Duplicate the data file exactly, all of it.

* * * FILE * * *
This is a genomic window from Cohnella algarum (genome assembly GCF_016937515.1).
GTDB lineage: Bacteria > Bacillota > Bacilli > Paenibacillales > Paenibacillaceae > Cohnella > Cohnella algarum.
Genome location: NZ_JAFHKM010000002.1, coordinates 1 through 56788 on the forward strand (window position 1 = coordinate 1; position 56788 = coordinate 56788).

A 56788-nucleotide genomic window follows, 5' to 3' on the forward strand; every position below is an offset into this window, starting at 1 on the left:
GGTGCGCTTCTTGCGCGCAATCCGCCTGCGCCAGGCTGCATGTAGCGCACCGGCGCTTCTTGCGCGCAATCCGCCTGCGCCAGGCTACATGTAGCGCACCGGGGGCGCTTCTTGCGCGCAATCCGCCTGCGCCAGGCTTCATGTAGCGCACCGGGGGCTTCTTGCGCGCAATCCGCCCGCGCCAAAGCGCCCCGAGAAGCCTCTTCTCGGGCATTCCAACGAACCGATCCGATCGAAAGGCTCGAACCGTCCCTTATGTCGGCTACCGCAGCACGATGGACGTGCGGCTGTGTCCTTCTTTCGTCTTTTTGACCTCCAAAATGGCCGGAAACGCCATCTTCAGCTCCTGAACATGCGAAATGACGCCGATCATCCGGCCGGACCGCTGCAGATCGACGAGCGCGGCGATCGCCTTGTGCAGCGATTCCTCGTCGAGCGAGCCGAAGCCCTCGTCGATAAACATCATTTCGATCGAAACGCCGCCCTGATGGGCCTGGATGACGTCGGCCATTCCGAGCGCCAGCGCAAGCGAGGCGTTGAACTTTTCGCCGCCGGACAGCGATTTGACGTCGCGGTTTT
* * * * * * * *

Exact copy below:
This is a genomic window from Cohnella algarum (genome assembly GCF_016937515.1).
GTDB lineage: Bacteria > Bacillota > Bacilli > Paenibacillales > Paenibacillaceae > Cohnella > Cohnella algarum.
Genome location: NZ_JAFHKM010000002.1, coordinates 1 through 56788 on the forward strand (window position 1 = coordinate 1; position 56788 = coordinate 56788).

A 56788-nucleotide genomic window follows, 5' to 3' on the forward strand; every position below is an offset into this window, starting at 1 on the left:
GGTGCGCTTCTTGCGCGCAATCCGCCTGCGCCAGGCTGCATGTAGCGCACCGGCGCTTCTTGCGCGCAATCCGCCTGCGCCAGGCTACATGTAGCGCACCGGGGGCGCTTCTTGCGCGCAATCCGCCTGCGCCAGGCTTCATGTAGCGCACCGGGGGCTTCTTGCGCGCAATCCGCCCGCGCCAAAGCGCCCCGAGAAGCCTCTTCTCGGGCATTCCAACGAACCGATCCGATCGAAAGGCTCGAACCGTCCCTTATGTCGGCTACCGCAGCACGATGGACGTGCGGCTGTGTCCTTCTTTCGTCTTTTTGACCTCCAAAATGGCCGGAAACGCCATCTTCAGCTCCTGAACATGCGAAATGACGCCGATCATCCGGCCGGACCGCTGCAGATCGACGAGCGCGGCGATCGCCTTGTGCAGCGATTCCTCGTCGAGCGAGCCGAAGCCCTCGTCGATAAACATCATTTCGATCGAAACGCCGCCCTGATGGGCCTGGATGACGTCGGCCATTCCGAGCGCCAGCGCAAGCGAGGCGTTGAACTTTTCGCCGCCGGACAGCGATTTGACGTCGCGGTTTT